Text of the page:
Remains (Movie Review)

Director: Colin Theys | Release Date: 2011

4

“30 Days of Night” is one of my favorite movies of the 2000's so I was somewhat intrigued to find a low-budget zombie movie that was written by the same author. Unfortunately, the story of “Remains” lacks the clever and frightening setup of “30 Days of Night” that made that movie so unique and enjoyable. In fact, the contrast in quality between the two movies is so vast that it was actually kind of surprising that it came from the same person. "Remains" is a movie that is fairly generic and uninspired, there isn’t a whole lot that actually happens, and on top of that there seems to be no underlying statement or purpose to the film whatsoever. It is a movie that doesn't really commit to either being scary or funny, and it fails on both fronts.

In a lot of ways I feel like when it comes to horror movies, execution is a lot more important than writing, so you could also point to the budget of the film as a key culprit to this movie’s failure, however considering that “30 Days of Night” was as clever as it was, and “Remains” is as bland and purposeless as it is, I can only imagine that this story was made into a movie for the simple fact that zombies are so popular these days and production companies are beating the bushes for every possible script or story that could possibly be turned into a movie.

For what it’s worth, “Remains” does add some unique aspects to its zombies, as they sleep standing up at night, and sometimes they attack and eat each other. This might not sound like much, and it probably isn’t, but fans of zombie movies tend to make a pretty big deal about any deviation from the traditional Romero “Night of the Living Dead” zombie archetype. I can recall both reading and hearing a lot of complaining about the running zombies of “28 Days Later,” and similarly, even more vitriol pointed toward the zombie that rides a horse in “Survival of the Dead” (as if that was the only tiny detail that made that movie Romero’s absolute worst zombie film). However, when it came to this movie, these were such small details that they ended up being almost entirely inconsequential to the plot, that I wonder why the writers even bothered including them. Although I suppose in a sub-genre of horror, where very little changes from movie to movie, even tiny details can seem interesting.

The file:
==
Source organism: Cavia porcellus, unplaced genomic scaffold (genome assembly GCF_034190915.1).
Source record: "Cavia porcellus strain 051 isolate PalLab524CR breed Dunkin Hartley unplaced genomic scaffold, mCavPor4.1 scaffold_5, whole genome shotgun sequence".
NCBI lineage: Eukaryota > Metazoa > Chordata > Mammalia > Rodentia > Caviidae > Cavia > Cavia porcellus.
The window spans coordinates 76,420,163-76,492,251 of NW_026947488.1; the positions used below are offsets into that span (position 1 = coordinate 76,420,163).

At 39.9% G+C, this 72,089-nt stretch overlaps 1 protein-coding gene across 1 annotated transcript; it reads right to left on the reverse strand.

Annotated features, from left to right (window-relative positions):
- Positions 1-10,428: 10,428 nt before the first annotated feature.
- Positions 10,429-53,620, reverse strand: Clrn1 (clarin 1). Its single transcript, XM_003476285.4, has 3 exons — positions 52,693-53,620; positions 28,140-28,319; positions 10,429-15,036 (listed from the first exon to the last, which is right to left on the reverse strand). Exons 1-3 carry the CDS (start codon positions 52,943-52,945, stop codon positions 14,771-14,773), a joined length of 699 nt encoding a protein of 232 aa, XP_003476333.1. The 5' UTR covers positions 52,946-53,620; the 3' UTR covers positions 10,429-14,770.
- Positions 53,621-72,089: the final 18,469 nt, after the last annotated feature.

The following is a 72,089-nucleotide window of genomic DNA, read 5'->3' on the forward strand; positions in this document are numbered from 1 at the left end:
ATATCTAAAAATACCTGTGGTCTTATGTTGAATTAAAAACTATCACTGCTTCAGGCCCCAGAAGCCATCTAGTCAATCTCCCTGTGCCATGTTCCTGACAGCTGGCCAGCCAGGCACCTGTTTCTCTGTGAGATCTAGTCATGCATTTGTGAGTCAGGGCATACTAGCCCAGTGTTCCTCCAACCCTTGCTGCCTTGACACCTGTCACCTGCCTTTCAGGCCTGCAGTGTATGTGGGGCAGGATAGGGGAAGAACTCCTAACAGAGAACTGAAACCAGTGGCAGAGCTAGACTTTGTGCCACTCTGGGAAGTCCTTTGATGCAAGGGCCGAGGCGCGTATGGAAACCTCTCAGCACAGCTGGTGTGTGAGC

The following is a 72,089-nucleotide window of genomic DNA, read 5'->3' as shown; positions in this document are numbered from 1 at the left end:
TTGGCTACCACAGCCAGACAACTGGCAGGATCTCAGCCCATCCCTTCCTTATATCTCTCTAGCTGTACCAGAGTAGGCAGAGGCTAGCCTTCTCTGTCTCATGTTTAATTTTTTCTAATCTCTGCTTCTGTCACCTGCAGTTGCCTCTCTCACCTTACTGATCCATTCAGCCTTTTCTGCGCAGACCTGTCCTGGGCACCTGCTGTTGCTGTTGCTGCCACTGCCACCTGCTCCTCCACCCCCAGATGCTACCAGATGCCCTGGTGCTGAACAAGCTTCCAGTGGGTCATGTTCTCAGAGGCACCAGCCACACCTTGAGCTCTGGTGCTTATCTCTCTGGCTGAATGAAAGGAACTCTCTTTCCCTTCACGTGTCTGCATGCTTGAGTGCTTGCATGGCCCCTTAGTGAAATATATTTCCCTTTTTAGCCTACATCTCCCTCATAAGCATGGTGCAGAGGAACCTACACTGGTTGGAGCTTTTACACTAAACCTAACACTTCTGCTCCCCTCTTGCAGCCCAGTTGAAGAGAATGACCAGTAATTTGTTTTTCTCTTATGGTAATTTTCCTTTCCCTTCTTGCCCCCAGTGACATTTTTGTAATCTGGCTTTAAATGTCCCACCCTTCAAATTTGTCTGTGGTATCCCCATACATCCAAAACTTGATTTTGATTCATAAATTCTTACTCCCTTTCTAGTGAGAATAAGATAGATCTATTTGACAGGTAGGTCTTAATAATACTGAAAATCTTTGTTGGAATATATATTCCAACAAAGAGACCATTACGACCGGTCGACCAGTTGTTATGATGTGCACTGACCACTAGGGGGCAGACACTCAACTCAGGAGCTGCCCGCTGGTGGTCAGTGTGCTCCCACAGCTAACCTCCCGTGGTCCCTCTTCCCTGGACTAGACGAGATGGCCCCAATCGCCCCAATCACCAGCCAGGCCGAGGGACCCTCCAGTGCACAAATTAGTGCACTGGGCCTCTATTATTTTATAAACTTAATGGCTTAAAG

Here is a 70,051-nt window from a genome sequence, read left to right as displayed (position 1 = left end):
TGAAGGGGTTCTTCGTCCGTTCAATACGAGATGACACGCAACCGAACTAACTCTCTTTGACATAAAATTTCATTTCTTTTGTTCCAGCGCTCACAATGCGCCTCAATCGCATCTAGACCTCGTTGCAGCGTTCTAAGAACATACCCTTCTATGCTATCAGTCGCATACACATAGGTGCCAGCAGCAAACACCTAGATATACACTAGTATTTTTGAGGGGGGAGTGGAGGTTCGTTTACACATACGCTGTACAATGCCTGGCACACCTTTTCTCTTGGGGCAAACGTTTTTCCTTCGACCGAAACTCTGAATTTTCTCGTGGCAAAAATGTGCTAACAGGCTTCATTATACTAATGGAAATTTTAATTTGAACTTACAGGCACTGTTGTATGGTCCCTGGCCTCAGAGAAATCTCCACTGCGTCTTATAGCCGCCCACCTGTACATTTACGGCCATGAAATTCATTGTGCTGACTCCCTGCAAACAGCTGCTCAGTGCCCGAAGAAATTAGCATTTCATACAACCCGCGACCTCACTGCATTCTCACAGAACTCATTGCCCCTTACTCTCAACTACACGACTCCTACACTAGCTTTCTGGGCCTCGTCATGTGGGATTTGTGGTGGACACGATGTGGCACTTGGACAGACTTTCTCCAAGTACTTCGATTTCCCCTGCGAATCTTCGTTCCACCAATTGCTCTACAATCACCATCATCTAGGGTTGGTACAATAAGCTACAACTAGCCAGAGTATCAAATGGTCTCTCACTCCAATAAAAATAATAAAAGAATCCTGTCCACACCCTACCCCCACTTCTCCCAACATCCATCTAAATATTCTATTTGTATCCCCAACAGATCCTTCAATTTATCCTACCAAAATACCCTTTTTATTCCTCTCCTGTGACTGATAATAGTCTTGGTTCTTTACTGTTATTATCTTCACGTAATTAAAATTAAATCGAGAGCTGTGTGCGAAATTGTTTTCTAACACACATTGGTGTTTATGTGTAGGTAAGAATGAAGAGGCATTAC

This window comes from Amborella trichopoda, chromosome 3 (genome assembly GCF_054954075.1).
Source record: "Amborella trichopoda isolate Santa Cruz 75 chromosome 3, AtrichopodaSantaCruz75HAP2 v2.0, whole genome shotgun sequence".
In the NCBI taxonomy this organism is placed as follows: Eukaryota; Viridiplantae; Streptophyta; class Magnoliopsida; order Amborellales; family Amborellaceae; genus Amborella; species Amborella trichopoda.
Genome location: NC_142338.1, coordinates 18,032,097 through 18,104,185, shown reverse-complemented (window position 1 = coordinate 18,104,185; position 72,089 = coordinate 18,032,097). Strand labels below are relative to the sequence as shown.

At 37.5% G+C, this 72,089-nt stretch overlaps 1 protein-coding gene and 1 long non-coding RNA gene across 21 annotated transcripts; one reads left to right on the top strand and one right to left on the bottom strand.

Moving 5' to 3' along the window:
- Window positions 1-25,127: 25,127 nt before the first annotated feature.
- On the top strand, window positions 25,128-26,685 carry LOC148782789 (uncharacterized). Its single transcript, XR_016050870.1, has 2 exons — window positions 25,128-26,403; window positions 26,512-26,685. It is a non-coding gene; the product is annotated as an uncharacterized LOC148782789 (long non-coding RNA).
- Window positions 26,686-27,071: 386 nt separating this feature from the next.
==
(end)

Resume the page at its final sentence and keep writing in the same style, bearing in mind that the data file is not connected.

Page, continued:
I thought for a brief moment the movie would actually explore some interesting ideas, as one of the characters says something to the effect that, “Even before the zombies the world wasn’t much better,” but it is a thought that was left unfinished, which seems appropriate for a movie that itself seems like an unfinished thought.

The movie starts as a man is having sex with his bitchy female co-worker in the basement of a casino in Reno Nevada, right as a nuclear attack causes a zombie apocalypse. The couple are joined by two more survivors and the group is forced to work together for survival. They run into a second group of more militarized survivors and the two groups soon turn on each other, leaving only the protagonist, the bitchy co-worker, and the daughter of the second group’s leader. The selfish and bitchy co-worker turns on the two remaining survivors and is killed, leaving the protagonist with a slightly less hot, but more caring and selfless woman.

I found this all ridiculous to the point that it almost pissed me off. The reason being that ultimately the message of the movie is that, “good things happen to good people and bad things happen to bad people,” and this is a fact that is so obviously out of touch with reality that it is an idea that has been almost completely phased out of horror movies over the past twenty years. However, if I wanted to play devil’s advocate I guess it would be fair to say that “Remains” is a movie that is simply a fantasy about losing things that don’t matter and starting over (with a hot new girlfriend, of course), and I’m not sure a movie like this, that isn’t trying in any way to make any broader statement of any sort, needs to be anything other than a silly fantasy.

As far as quality the movie is pretty bad. The visual effects and zombie makeup are terrible, the sound is so bad that it seems like the characters are mumbling for half of the movie, and the acting is atrocious. Most of the actors are “pretty people” that you would expect to find modeling underwear or something of that sort, and unfortunately good looks don’t translate into charisma. There is also a lot of humor in the movie that doesn’t really work, but I think with a better budget and more talented actors it could have been pretty funny. There is one genuinely very funny moment where the characters try ramming their way out of a parking garage in a Smart car and they are unable to make even the tiniest dent because their car is so small.

For whatever reason I end up watching a lot of low-budget zombie movies like “Remains” and these are the type of movies that make even the absolute worst episodes of “The Walking Dead” seem like timeless masterpieces. That said, as bad as this movie was I found myself enjoying it, and I honestly couldn’t really tell you why. When the characters are talking I hated the movie, but when they were fighting zombies, I found myself enjoying myself in spite of how poorly made it was. I wouldn’t really recommend “Remains” to anyone, but if you’re a person like me who is compelled against their better judgment to watch almost every direct-to-dvd zombie movie you can find, then “Remains” might be something to check out.

Brett

Staff Writer

Brett is a nursing student at Ball State and a multifaceted nerd with obsessive interests in esoteric religious studies, death metal, comics, mixed martial arts, podcasts, tarantulas, and of course horror movies. Brett is also an undisputed world-champion of Muncie soccer.

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